Mexican Cartels Compensating for Marijuana Profit Losses with Hard Drug Sales
By Sylvia Longmire
Columnist, In Homeland Security
The movement towards decriminalizing marijuana—and even legalizing it for recreational use—has been gaining steam in the U.S. for over a decade. The legalization of marijuana at the federal level has even been proposed as a solution to the violence perpetrated by drug cartels in Mexico. Although marijuana comprises the largest volume of drugs the cartels move across the southwest border, it’s not their biggest moneymaker. Recent evidence suggests that cartel profits from marijuana are plunging dramatically, but they’re making up for that loss by pushing harder, and more addictive, drugs on American users.
According to the Albuquerque Journal, In the last three years, the amount of marijuana seized by U.S. Customs and Border Protection (CBP) officers at border crossings and international bridges has fallen by nearly half — from 602,795 pounds in 2015 to 338,676 pounds in 2017. However, during the same time period, methamphetamine smuggling steadily climbed from 29,001 pounds seized at border crossings in 2015 to 44,065 in 2017.
Several events and factors have combined to lead to this shift in drug smuggling dynamics. Most American meth was produced domestically until the U.S. severely restricted the availability of critical precursor chemicals ephedrine and pseudoephedrine in 2006. Mexican cartels saw an opening in the market and a growing demand, so they started importing the chemicals from southeast Asia, then producing meth in-house. Eventually, they started smuggling just the chemicals across the border and “cooking” the lethal drug closer to its U.S. user base. The DEA says about 90 percent American meth production and traffic is controlled by Mexican drug organizations.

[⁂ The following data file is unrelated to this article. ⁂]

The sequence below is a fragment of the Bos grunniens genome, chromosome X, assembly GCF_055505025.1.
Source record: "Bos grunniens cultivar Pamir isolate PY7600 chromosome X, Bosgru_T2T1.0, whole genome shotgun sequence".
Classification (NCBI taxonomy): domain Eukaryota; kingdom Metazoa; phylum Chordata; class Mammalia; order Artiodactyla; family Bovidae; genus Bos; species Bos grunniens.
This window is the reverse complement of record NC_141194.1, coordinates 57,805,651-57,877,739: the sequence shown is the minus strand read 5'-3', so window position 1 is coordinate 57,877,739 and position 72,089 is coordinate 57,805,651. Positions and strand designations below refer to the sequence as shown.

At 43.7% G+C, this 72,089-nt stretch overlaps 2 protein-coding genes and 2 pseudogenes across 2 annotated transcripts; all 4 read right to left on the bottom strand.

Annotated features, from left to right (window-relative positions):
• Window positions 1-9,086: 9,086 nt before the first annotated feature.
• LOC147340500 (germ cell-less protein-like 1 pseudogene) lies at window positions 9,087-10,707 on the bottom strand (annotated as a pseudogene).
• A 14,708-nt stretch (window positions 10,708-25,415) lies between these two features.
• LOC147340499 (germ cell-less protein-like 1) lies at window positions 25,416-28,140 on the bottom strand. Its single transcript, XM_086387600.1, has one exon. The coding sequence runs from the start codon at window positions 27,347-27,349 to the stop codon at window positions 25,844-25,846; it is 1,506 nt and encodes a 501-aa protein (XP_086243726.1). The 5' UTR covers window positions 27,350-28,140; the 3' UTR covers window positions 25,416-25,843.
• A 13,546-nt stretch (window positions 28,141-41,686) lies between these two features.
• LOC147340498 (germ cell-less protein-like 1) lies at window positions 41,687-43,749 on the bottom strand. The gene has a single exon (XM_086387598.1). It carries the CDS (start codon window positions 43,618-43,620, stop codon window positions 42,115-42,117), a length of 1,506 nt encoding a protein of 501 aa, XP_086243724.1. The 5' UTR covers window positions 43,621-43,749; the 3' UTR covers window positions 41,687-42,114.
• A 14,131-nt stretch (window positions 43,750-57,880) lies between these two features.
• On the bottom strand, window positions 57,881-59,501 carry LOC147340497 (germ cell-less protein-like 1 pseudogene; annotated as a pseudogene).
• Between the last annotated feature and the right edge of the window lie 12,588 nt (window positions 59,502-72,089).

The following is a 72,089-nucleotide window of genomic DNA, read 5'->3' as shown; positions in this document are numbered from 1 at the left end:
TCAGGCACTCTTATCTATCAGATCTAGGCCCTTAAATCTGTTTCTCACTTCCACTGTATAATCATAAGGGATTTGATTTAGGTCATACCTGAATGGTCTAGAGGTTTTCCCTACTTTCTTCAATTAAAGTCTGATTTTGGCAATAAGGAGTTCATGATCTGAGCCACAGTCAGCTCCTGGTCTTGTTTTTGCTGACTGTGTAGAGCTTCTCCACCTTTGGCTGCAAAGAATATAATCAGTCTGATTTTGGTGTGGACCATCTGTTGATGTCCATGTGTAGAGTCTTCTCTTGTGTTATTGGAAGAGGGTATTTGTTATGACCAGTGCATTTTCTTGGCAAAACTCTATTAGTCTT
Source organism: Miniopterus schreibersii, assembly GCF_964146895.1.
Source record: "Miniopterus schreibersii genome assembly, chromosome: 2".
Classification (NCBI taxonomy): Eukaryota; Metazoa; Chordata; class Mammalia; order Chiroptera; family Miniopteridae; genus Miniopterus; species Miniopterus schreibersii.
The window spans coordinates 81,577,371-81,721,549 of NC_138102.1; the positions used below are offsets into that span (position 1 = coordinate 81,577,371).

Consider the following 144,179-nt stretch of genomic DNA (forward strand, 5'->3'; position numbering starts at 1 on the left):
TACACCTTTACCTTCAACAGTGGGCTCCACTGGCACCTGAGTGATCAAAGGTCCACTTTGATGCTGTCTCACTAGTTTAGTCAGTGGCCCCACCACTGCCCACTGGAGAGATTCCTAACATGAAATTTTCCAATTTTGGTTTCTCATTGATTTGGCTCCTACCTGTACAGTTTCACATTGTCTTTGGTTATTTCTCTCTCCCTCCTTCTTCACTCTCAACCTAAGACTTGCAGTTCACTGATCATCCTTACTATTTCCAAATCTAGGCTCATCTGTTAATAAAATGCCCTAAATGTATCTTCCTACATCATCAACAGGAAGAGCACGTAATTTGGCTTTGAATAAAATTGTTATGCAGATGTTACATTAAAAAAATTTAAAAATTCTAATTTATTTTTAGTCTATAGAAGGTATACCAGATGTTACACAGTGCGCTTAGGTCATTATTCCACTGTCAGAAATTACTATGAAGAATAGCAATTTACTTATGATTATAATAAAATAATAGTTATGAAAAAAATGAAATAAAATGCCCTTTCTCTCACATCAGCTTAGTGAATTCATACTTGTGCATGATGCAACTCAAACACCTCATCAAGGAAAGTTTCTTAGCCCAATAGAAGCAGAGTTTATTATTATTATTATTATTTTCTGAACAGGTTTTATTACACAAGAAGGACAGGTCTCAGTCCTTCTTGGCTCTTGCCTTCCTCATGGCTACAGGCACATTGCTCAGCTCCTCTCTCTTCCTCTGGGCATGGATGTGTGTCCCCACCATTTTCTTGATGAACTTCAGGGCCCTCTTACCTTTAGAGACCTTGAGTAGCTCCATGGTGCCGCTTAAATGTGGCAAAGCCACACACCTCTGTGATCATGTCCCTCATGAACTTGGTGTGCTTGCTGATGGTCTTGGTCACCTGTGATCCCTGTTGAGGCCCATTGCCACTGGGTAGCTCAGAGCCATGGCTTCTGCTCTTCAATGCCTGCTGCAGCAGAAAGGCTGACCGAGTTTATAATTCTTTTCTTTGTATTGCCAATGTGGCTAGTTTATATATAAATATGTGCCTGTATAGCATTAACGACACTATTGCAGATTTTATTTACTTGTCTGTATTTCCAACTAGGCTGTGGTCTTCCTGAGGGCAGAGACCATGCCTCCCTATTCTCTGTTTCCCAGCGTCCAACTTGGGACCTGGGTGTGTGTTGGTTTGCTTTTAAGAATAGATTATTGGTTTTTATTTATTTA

The rapidly expanding opioid epidemic has also resulted in a huge spike of both heroin trafficking and opiate overdoses. Users initially would get addicted to prescription pills like OxyContin and Vicodin. Once they reached a high tolerance level, they started needing something stronger. Again, Mexican cartels saw an opportunity and found a way to produce a form of heroin that was not only purer than the lower quality brown powder variety—they were able to sell it for cheaper than black market pills and in a form that didn’t need to be injected.
It’s not that drug users in the U.S. are turning away from marijuana; domestic growers are just getting better at selling it themselves. According to the Washington Post, American marijuana consumers have increasingly turned to the more potent, higher-grade domestic varieties cultivated under legal and quasi-legal protections in more than two dozen U.S. states. Raul Benitez-Manaut, a drug-war expert at Mexico’s National Autonomous University, told the Post, “Legalization of marijuana for recreational use has given U.S. consumers access to high-quality marijuana, with genetically improved strains, grown in greenhouses.”
Smuggling marijuana in bulk across the border is a liability for smugglers. In order to be profitable, it must be packaged in large bundles and transported either in larger SUVs or trucks, or even on the backs of illegal immigrants traveling in groups. “Hard” drugs like cocaine, heroin, and methamphetamine are easier to package, hide, and transport. But most importantly, they are much more profitable than marijuana in small amounts. Ultimately, cartels will more easily be able to adjust to market changes and maximize their profits than the law enforcement agencies working so hard to mitigate their efforts.
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